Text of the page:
In laying out the reasons for Russia’s recent actions in Ukraine, President Vladimir Putin outlined the need for a new international system to address failings and inadequacies of the immediate post-Cold War period.

Russian President Vladamir Putin (second right), the State Council of Crimea Vladimir Konstantinov (second left), Chairman of the Council of Ministers of Crimea Sergei Aksyonov (left), and the mayor of Sevastopol Alexei Chaly. Source: RG / Konstantin Zavrazhin

Russian President Vladimir Putin said Tuesday that Crimea and Sevastopol had been annexed to Russia, after which he signed the relevant treaties. The president's 50-minute speech, in which he explained why Crimea and Sevastopol should join Russia, was repeatedly interrupted by applause, and some remarks even received a standing ovation.

"This is an historic moment," admired audience members on leaving St. George's Hall inside the Kremlin, where Putin's delivered his speech. No mention was made of the economic aspects of Russia's annexation of Crimea and Sevastopol.

Putin referred to the unambiguous results of the referendums in Crimea and Sevastopol, and assured that their accession to Russia would restore a degree of historical justice. Justifying the legality of Russia's territorial acquisitions, Putin recalled the recognition of Kosovo’s independence.

He also reproached the U.S. and the West for failing to observe international norms in the past

"They are so sure of their chosen status… Randomly using force against sovereign countries," he said in recollection of the bombing of Yugoslavia and the events in Libya.

The historical anti-Russian slant of the West's activity was also pointed out: "We have every reason to believe that the notorious policy of containing Russia in the 18th, 19th, and 20th centuries is being pursued to this day."

"Putin effectively suggested that the international community should take steps to wrap up — in deed, not word — that period of Western unipolar deafness and overreaching ambitions which arose at the time of the collapse of the Soviet Union due to the incomplete and incorrect conclusion of the Cold War. Putin proposed a new set of principles of international order based on common standards of international law, truth, justice, and respect for national interests," explains the director of the pro-Kremlin ISEPI Foundation, Dmitry Badovsky.

Badovsky believes that this speech and the annexation of Crimea emphasize the importance of Putin’s pre-election campaign article in 2012, which was called “Russia is focused” (after the famous saying by Chancellor Alexander Gorchakov following the Crimean War). It stated that the post-Soviet period in the development of the country and the world as a whole was finished and complete.

In contrast, former U.S. Ambassador to Russia Michael McFaul opines that Putin's actions are a serious blow to those Americans and Russians who believed in the possibility of a prosperous, democratic, strong, and respectable Russia, fully integrated into the international community and a stable partner of the U.S. in dealing with common threats and realizing common interests.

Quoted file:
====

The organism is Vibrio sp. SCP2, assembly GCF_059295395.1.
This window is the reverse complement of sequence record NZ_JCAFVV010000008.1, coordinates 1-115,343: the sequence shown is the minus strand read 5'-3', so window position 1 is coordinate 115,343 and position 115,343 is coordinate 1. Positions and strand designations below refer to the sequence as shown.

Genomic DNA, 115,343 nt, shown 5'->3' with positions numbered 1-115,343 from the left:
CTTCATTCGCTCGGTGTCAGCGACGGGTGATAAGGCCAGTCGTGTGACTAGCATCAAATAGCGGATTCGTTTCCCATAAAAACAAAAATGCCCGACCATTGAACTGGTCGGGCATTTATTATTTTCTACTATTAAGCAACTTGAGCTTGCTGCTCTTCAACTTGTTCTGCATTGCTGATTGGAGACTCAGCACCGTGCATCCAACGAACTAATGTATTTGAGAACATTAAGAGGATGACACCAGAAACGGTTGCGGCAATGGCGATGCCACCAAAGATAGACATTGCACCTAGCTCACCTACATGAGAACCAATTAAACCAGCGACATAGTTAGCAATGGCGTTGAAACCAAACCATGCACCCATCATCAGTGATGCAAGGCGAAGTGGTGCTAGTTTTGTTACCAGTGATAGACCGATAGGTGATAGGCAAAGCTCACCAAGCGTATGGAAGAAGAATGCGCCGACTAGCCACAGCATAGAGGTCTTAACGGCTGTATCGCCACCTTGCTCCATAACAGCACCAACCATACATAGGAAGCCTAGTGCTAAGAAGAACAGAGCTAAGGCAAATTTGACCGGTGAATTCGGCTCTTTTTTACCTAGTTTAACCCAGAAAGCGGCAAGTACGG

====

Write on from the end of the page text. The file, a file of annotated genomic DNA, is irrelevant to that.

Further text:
"The existing post-Cold War order has ended, but the next stage in the history of Europe is not yet defined, and that is causing anxiety, uncertainty, and tension. In most cases, annexation is a reflex reaction. It was wrong," said McFaul.

Russia's actions really are an attempt to revise the system of international relations in the post-Cold War period, and some of Putin’s grievances are valid, says Maria Lipman of the Carnegie Center. But it is not clear why Russia, if it condemns the U.S. [on Kosovo], is on the same path. A period of new confrontation is clearly brewing in the international arena, followed by new sanctions and no grounds for a return to normal relations with the West, says Lipman.

For the time being, Russia stands alone as a new pole. Those countries that do not support the U.S. are not ready to support Russia, since they themselves have territorial issues, adds Lipman.

More than once Putin used the word “russky” [“Russian” referring to the ethnic group] instead of “rossiisky” [“Russian” referring to the political entity], which indicates that the Ukrainian crisis has shifted the rhetoric towards ethnic nationalism, rather than imperial statehood, which the president was always noted for, Lipman points out.

Badovsky objects: "In some sense it represents a restoration of the traditional view of Russian statehood, according to which to be ‘russky’ means to serve Russia."

In a country where nationalist slogans such as "Russia for Russians" periodically ring out, it is very dangerous, believes Lipman. It was uttered in the context of historical retrospection. In its municipal anthem, Sevastopol is described as a “city of Russian sailors,” explains the head of the Foundation for Civil Society Development, Konstantin Kostin. The leader of United Russia is in solidarity: His words were chosen in accordance with the situation.

The president also mentioned national traitors who could be exploited by foreign foes. Such words could lead to purges and a tightening of the screws, and in times of economic downturn, patriotic intoxication is easier to mobilize than economic resources, fears Lipman.

“There is no talk of purges,” assures Kostin. “The fifth column is made up of people who wish to see their country defeated for their own political ends,” he says.

 The article was first published in Russian in